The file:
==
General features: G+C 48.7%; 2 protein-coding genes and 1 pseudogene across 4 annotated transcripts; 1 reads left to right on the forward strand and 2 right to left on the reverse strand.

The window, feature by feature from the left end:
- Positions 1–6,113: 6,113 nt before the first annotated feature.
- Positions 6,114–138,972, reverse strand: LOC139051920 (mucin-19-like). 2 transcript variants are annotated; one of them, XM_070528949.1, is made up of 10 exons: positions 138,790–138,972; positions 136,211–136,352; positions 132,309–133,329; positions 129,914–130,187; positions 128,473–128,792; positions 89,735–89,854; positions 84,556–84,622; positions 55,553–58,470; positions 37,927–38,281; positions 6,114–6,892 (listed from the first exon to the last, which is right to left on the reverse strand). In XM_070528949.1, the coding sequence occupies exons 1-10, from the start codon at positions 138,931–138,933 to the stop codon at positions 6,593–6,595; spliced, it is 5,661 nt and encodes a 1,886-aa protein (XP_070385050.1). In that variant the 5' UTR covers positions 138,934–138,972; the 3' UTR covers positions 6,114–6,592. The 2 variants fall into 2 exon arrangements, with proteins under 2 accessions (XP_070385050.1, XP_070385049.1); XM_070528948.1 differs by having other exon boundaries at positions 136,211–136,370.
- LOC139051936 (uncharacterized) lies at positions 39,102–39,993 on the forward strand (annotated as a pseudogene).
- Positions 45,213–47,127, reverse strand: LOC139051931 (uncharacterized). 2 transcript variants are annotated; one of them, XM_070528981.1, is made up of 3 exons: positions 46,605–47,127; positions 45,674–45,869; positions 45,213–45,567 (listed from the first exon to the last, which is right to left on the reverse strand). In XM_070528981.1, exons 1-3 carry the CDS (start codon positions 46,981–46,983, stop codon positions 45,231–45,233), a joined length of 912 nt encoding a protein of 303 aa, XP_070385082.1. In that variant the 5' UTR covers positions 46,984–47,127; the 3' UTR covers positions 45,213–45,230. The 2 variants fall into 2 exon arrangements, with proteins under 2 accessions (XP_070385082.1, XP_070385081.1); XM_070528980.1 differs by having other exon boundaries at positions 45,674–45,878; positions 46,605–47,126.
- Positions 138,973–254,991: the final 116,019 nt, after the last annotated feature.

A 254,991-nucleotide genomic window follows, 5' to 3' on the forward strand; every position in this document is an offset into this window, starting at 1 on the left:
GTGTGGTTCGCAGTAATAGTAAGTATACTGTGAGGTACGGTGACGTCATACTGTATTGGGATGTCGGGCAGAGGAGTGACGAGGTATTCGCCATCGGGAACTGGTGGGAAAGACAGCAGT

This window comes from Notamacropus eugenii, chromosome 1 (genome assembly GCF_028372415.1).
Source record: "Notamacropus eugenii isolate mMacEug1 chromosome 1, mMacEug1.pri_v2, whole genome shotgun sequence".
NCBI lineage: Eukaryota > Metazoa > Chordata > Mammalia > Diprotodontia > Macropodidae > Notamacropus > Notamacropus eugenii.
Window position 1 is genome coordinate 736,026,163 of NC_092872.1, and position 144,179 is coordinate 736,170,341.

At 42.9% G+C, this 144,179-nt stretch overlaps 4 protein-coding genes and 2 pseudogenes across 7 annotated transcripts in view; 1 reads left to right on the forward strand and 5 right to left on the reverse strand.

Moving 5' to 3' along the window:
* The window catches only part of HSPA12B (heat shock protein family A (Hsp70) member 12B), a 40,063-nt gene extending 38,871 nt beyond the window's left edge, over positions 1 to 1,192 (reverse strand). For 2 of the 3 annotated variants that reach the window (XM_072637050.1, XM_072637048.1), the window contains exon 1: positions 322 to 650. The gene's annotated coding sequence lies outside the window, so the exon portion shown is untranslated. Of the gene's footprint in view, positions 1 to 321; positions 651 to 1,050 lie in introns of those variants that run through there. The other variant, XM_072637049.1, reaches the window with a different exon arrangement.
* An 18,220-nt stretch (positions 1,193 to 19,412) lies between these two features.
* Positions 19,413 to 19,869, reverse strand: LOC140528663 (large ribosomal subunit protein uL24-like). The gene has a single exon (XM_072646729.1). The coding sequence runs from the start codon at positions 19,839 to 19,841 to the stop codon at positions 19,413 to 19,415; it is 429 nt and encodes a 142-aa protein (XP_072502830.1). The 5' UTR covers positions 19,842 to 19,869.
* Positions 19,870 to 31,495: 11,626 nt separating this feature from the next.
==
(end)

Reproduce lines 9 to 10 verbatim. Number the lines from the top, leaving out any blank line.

GTGTGGTTCGCAGTAATAGTAAGTATACTGTGAGGTACGGTGACGTCATACTGTATTGGGATGTCGGGCAGAGGAGTGACGAGGTATTCGCCATCGGGAACTGGTGGGAAAGACAGCAGT

This window comes from Notamacropus eugenii, chromosome 1 (genome assembly GCF_028372415.1).